Counting peaks along the arms of SP-D: Image and signal processing

IN this set of data there are (‘ or is’ – to use the noun as a ‘group of data’ (the latter is probably correct – “Merriam-Webster entry for “data,” notes that both singular and plural constructions are “standard” in English. and as someone posts… “anyone who ‘corrects’ you for noncount use of ‘data’ is being pedantic (and probably rude)” LOL, peak numbers along two hexamers of SP-D.

One image of a single SP-D dodecamer (which i call #51) (from a publication by Arroyo et al) was image-processed with 16 filter variations coming from a half a dozen programs,  then analyzed for “peak count” (or “LUT” peak count (aka  “grayscale 0-255 brightness”) by 2 visual and 6 different signal processing algorithms. The purpose is to determine how reliably the number of bright peaks along molecles can be counted in traditional AFM images.

Image processing does change the counts somewhat, but in all plots there are similarities in relative numbers and sizes of peaks regardless of the graphics programs and signal processing algorithms.

The two arms of this dodecamer (51) are clearly different in terms of arm length (artifact likely from stretching and twisting as fell onto the mica). The arms are significantly different in the number of peaks per hexamer.  One could think that stretching one side of the dodecamer could be useful artifact, since squishing of arms would obstruct definition between and among peaks.

Peak values were obtained as follows using the original images processed with 16 different  filters. Filter names are given below: Clearly the filters that increase contrast or mask outliers show different results.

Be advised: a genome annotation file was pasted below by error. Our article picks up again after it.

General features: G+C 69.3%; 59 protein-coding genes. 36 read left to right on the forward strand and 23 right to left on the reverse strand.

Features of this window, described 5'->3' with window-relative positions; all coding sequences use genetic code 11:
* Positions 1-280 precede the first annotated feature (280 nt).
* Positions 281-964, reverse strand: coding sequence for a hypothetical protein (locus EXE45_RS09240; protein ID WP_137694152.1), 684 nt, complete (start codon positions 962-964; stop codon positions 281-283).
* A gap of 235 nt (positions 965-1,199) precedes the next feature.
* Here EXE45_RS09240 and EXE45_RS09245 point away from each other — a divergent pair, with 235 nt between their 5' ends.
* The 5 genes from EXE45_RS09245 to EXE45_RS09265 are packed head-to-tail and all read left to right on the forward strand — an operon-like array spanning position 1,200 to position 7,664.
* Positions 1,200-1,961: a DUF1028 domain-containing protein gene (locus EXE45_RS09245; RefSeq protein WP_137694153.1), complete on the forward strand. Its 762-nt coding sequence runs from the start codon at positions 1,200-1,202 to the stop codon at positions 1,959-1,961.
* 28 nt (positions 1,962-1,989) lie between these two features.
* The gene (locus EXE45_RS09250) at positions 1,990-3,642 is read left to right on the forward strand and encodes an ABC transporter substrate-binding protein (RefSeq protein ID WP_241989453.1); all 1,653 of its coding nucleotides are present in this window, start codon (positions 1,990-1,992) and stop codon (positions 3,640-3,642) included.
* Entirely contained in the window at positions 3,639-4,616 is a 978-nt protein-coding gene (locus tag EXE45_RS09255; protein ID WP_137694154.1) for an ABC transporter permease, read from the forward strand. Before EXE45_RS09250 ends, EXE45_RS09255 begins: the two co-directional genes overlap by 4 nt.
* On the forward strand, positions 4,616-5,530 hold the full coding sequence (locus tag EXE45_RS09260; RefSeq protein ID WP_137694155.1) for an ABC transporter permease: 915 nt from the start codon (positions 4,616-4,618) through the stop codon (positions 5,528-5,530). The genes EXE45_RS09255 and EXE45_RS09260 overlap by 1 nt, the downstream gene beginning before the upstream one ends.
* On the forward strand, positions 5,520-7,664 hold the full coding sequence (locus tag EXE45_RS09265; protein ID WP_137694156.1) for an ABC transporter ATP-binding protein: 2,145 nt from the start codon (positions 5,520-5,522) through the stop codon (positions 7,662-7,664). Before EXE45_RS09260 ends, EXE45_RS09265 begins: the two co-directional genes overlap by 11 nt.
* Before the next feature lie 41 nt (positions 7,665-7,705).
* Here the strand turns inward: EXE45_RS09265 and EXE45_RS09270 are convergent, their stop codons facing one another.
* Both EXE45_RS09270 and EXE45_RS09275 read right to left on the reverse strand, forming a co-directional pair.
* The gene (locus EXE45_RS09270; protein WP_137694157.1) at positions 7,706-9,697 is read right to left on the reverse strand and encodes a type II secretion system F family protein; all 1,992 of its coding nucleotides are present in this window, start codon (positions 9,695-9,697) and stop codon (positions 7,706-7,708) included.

1. Visual count (by eye – after each processing filter
2. Quick count of the peaks in the LUT plots obtained in ImageJ plots (no background subtraction)
3. Batch Process – (an app for excel files that uses dispersion peak detection to detect peaks in the LUT plots obtained in ImageJ) – (lag=1, threshold=0.5, influence=0.025)
4. Batch Process – (lag=1, threshold=0.1, influence=0.01)
5. ImageJ – Find Maxima>0.5>strict>single point
6. ImageJ – Find Maxima>1>strict>single point
7. ImageJ – Find Maxima>2>strict>single point
8. ImageJ – Find Maxima>3>strict>single point

Methods 1, 2, 5, 6, 7, and 8 use the image directly, while Batch Process uses the excel files from LUT plots.

Top figure = image processing filters

The color of the dots indicates which program was used to count peaks, and the number on the x axis corresponds to the way the image was processed before peaks were counted.

SP-D dodecamer (from Arroyo et al) above.  Arm 1 = middle left to middle right, arm 2 = top middle to bottom middle-right.

Interestingly, my eyes see more peaks than are found with image processing.  And second to that is the number of peaks that appear in the LUT plots (ImageJ) in a quick count (without subtracting background).  Summary counts or all processing (hexamer 1 and hexamer 2)  are probably pretty close to reality.

I need to find out what ImageJ uses for finding maxima … and find a good definition for Lag, Threshold and Influence.

Just an aside….. It took me an insane amount of effort to learn the programs, and to obtain and organize these data (and i need to add Octave to the list of programs)… LOL, but i think they are robust enough that using the same (or similar) scripts on numerous arms of SP-D and DMBT1 will be valuable in sorting out the LUT number of peaks per trimer.

Were I going to choose three methods to analyze additional molecules I likely would choose:  5, 6, 8, 11, and/or 16 for image processing,  then Batch Processing LTI 1, 0.5, 0.25 and ImageJ (Find Maxima 1 strict) for peak counting.